I always assumed that Mazen Dana would make it to his next assignment. After all, as a veteran TV cameraman for Reuters news agency he had done just that for better than a decade while covering some of the world's most dangerous conflict zones. That's what made the news of his death in Iraq last week by U.S. gunfire so difficult to accept.
Year after year, Dana deftly navigated one of the most inhospitable assignments a journalist could undertake -- covering his turbulent hometown, Hebron, and other West Bank sites. He anonymously documented events for the world to see, encountering a frightening array of dangers along the way.
I remember sipping tea with him outside the Ibrahimi Mosque and the Cave of the Patriarchs three years ago in Hebron as he nonchalantly described the violence, lifting up a pant leg to show off an array of scars and bruises. In the span of several weeks, he had been wounded by a rubber bullet, his head was slammed in an ambulance door by an Israeli policeman and he was knocked unconscious by Jewish settlers. Through a combination of skill, savvy and good fortune, Dana always managed to endure.
But his invincibility came to a sudden end Aug. 17 outside Baghdad at Abu Ghraib prison when a machine gunner atop a U.S. tank unleashed a burst of fire at him as he filmed the tank's approach. The soldier who fired mistook Mazen's camera for a rocket-propelled grenade launcher, U.S. officials said.
Journalists working in the area reported that no hostilities were taking place at the time and that Dana was standing in the open, in the light, when the soldier fired without warning.
"There were no trees, he wasn't sneaking around, or climbing the walls of the prison. He was in the middle of the road," one photographer said.
Mazen Dana's death raises serious questions about the U.S. rules of engagement in Iraq. Are the necessary guidelines in place so that soldiers distinguish between combatants and noncombatants?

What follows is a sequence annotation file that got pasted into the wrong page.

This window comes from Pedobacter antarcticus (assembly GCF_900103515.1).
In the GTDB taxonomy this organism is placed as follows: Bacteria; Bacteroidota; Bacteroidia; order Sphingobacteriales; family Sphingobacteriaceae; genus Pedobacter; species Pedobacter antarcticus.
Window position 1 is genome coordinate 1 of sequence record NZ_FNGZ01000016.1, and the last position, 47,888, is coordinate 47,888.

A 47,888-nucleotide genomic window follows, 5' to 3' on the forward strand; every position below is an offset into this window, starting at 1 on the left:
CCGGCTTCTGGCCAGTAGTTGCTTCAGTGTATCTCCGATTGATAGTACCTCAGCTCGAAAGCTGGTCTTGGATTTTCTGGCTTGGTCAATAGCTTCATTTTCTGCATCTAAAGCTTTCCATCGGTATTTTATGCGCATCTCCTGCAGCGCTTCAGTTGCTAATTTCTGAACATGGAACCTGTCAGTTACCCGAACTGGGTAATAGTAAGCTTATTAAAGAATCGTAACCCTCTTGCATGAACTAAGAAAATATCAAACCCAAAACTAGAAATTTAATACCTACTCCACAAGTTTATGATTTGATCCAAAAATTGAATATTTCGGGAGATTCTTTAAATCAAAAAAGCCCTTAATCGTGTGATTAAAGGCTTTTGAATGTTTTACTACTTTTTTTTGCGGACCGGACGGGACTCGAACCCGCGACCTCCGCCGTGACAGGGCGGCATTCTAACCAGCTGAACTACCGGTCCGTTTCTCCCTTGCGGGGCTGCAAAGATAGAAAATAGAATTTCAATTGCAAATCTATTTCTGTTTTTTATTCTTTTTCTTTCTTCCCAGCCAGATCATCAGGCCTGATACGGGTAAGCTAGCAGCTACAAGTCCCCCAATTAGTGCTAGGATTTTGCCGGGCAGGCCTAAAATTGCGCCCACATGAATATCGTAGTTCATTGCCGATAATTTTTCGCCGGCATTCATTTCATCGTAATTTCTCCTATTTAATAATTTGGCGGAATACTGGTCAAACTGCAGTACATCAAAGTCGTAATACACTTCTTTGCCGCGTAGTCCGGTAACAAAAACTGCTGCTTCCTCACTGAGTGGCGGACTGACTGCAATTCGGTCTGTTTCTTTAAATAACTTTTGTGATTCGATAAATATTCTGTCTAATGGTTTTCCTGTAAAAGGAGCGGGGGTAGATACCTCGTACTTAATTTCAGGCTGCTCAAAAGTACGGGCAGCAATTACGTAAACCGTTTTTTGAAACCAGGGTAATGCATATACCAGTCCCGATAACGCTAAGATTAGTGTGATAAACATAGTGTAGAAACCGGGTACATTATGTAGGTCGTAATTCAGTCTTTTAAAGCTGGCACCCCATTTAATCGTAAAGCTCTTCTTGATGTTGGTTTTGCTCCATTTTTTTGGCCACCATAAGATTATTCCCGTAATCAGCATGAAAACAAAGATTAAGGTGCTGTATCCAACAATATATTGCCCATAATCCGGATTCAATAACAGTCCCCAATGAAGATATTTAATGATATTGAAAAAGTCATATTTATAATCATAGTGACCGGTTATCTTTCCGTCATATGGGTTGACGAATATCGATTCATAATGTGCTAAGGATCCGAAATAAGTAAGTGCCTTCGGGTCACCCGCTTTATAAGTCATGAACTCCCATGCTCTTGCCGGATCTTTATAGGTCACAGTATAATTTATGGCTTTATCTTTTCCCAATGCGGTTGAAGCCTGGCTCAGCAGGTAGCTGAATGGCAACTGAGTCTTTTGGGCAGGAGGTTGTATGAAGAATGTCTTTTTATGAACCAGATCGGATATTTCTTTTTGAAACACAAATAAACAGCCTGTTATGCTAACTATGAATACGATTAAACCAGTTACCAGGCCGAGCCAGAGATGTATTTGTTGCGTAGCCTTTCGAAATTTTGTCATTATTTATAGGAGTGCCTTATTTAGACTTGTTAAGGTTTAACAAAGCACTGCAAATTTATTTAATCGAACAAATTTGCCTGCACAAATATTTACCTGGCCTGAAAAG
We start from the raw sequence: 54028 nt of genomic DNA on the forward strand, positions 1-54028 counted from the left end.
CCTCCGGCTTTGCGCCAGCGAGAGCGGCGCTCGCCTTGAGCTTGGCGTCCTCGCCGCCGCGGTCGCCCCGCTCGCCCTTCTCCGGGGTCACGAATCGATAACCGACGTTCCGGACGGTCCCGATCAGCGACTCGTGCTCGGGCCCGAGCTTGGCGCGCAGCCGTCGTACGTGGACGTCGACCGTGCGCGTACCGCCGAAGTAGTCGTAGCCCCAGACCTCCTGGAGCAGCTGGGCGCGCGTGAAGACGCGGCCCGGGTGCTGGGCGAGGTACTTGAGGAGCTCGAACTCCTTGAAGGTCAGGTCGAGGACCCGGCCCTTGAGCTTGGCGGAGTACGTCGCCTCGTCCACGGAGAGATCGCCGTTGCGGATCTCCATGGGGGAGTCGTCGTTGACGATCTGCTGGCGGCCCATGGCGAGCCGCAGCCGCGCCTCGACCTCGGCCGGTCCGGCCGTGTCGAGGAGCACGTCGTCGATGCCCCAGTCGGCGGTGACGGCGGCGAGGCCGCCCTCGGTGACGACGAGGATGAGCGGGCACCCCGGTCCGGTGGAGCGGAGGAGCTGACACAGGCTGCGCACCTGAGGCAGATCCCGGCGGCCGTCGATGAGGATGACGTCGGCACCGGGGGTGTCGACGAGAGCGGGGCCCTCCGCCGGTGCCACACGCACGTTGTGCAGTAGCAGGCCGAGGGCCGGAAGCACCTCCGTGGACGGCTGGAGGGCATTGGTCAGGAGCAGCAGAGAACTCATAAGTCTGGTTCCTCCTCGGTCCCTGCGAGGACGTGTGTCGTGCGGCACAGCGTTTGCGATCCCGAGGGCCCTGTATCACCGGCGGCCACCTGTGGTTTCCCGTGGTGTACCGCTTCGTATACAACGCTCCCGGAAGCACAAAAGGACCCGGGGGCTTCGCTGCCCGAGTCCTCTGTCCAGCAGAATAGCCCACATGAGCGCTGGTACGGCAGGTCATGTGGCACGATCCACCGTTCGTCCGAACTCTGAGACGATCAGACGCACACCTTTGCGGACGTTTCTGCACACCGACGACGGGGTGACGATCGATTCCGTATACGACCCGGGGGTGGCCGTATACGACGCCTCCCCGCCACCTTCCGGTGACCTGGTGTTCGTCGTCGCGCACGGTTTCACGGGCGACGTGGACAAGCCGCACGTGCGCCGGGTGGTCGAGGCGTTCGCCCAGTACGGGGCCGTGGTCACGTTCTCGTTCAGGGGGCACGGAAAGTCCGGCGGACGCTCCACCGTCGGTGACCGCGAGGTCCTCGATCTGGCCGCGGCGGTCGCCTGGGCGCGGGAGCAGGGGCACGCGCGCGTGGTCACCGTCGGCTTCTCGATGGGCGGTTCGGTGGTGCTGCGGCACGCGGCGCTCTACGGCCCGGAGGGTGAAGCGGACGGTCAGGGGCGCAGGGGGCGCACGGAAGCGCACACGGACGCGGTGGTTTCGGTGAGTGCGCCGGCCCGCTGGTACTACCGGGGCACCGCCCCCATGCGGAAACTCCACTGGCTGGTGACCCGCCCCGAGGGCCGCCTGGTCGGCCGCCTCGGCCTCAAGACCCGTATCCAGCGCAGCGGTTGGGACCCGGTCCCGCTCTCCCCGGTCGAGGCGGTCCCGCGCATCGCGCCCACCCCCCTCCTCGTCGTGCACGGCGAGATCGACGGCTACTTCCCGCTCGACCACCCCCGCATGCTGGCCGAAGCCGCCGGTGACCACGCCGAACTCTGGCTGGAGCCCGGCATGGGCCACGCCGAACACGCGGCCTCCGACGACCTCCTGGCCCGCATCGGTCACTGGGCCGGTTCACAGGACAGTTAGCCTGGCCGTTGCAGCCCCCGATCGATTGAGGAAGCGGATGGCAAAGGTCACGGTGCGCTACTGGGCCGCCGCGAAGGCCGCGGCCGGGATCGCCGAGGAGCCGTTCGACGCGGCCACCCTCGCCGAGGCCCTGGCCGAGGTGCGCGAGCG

As one journalist said, the soldiers are "young, they're scared, and they're getting shot at and having bombs exploded on them everyday. Under these circumstances, they're all too ready to shoot first and ask questions later. Ultimately, it's a command problem."
Yet, to protect "operational security," the U.S. military will not discuss the rules of engagement, the guidelines that govern when soldiers shoot or hold their fire. This only makes it more difficult for journalists to assess the risks and prepare themselves to do their work safely.
U.S. military spokesman Col. Guy Shields said after Dana's death that U.S. forces would "do everything in our power to make sure something like this does not happen again," adding that "if changes need to be made, they will be made."
That would be a welcome development. At the least, the military should issue guidelines for journalists -- and civilians -- to follow when approaching a checkpoint or operating in an area under military control.
Iraq remains a dangerous and unpredictable place, for U.S. troops, who are obliged to defend themselves, but also for journalists. Twelve have died in action, five from U.S. fire.
And the journalists, like the soldiers, are there for the duration. "Words and images are a public trust," Dana said when he was honored for his courageous work in 2001. "For this reason I will continue with my work regardless of the hardships and even if it costs me my life."
That Dana's work ultimately did cost him his life should not be the end of the story. A transparent, thorough inquiry should determine why he was killed and, equally important, what can be done to prevent such deaths in the future. It would be a fitting tribute to Dana were a sliver of good to come out of his death.
© Joel Campagna